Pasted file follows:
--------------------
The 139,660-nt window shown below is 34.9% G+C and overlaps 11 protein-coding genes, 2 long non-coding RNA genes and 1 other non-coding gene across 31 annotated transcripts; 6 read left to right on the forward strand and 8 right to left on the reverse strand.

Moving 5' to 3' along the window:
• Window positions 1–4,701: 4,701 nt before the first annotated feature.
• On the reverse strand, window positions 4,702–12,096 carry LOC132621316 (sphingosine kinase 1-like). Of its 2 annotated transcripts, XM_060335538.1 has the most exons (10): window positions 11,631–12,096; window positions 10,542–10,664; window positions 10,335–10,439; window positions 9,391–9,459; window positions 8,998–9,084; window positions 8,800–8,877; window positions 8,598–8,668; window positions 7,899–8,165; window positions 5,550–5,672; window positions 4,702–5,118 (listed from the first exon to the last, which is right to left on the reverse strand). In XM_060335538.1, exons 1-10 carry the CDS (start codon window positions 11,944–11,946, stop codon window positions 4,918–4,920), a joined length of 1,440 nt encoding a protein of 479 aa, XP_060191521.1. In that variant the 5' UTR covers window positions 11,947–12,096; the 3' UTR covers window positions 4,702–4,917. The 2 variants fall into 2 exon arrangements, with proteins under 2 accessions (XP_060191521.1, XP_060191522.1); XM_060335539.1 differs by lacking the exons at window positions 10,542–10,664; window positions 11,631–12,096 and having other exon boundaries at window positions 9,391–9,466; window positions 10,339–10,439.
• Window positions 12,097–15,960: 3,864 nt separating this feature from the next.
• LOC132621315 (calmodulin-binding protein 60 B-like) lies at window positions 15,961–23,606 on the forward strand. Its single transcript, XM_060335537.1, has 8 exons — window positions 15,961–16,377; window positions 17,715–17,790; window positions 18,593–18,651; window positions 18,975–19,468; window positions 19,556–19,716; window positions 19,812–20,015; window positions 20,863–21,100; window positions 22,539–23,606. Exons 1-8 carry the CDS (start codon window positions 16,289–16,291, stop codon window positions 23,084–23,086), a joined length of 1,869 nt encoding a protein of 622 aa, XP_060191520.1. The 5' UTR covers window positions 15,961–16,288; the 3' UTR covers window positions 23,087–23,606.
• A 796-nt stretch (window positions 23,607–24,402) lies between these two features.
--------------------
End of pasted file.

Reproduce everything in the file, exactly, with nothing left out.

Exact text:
The 139,660-nt window shown below is 34.9% G+C and overlaps 11 protein-coding genes, 2 long non-coding RNA genes and 1 other non-coding gene across 31 annotated transcripts; 6 read left to right on the forward strand and 8 right to left on the reverse strand.

Moving 5' to 3' along the window:
• Window positions 1–4,701: 4,701 nt before the first annotated feature.
• On the reverse strand, window positions 4,702–12,096 carry LOC132621316 (sphingosine kinase 1-like). Of its 2 annotated transcripts, XM_060335538.1 has the most exons (10): window positions 11,631–12,096; window positions 10,542–10,664; window positions 10,335–10,439; window positions 9,391–9,459; window positions 8,998–9,084; window positions 8,800–8,877; window positions 8,598–8,668; window positions 7,899–8,165; window positions 5,550–5,672; window positions 4,702–5,118 (listed from the first exon to the last, which is right to left on the reverse strand). In XM_060335538.1, exons 1-10 carry the CDS (start codon window positions 11,944–11,946, stop codon window positions 4,918–4,920), a joined length of 1,440 nt encoding a protein of 479 aa, XP_060191521.1. In that variant the 5' UTR covers window positions 11,947–12,096; the 3' UTR covers window positions 4,702–4,917. The 2 variants fall into 2 exon arrangements, with proteins under 2 accessions (XP_060191521.1, XP_060191522.1); XM_060335539.1 differs by lacking the exons at window positions 10,542–10,664; window positions 11,631–12,096 and having other exon boundaries at window positions 9,391–9,466; window positions 10,339–10,439.
• Window positions 12,097–15,960: 3,864 nt separating this feature from the next.
• LOC132621315 (calmodulin-binding protein 60 B-like) lies at window positions 15,961–23,606 on the forward strand. Its single transcript, XM_060335537.1, has 8 exons — window positions 15,961–16,377; window positions 17,715–17,790; window positions 18,593–18,651; window positions 18,975–19,468; window positions 19,556–19,716; window positions 19,812–20,015; window positions 20,863–21,100; window positions 22,539–23,606. Exons 1-8 carry the CDS (start codon window positions 16,289–16,291, stop codon window positions 23,084–23,086), a joined length of 1,869 nt encoding a protein of 622 aa, XP_060191520.1. The 5' UTR covers window positions 15,961–16,288; the 3' UTR covers window positions 23,087–23,606.
• A 796-nt stretch (window positions 23,607–24,402) lies between these two features.